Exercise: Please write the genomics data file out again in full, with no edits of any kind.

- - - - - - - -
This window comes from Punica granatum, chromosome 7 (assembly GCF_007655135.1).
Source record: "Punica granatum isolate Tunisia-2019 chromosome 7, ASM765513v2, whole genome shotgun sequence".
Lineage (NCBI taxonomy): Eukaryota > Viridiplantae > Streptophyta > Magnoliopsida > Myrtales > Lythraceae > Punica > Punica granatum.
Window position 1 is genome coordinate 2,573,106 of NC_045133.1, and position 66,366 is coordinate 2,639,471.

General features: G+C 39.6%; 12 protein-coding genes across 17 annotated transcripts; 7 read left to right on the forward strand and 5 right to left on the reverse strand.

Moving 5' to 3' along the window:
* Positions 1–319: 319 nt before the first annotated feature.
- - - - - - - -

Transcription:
This window comes from Punica granatum, chromosome 7 (assembly GCF_007655135.1).
Source record: "Punica granatum isolate Tunisia-2019 chromosome 7, ASM765513v2, whole genome shotgun sequence".
Lineage (NCBI taxonomy): Eukaryota > Viridiplantae > Streptophyta > Magnoliopsida > Myrtales > Lythraceae > Punica > Punica granatum.
Window position 1 is genome coordinate 2,573,106 of NC_045133.1, and position 66,366 is coordinate 2,639,471.

General features: G+C 39.6%; 12 protein-coding genes across 17 annotated transcripts; 7 read left to right on the forward strand and 5 right to left on the reverse strand.

Moving 5' to 3' along the window:
* Positions 1–319: 319 nt before the first annotated feature.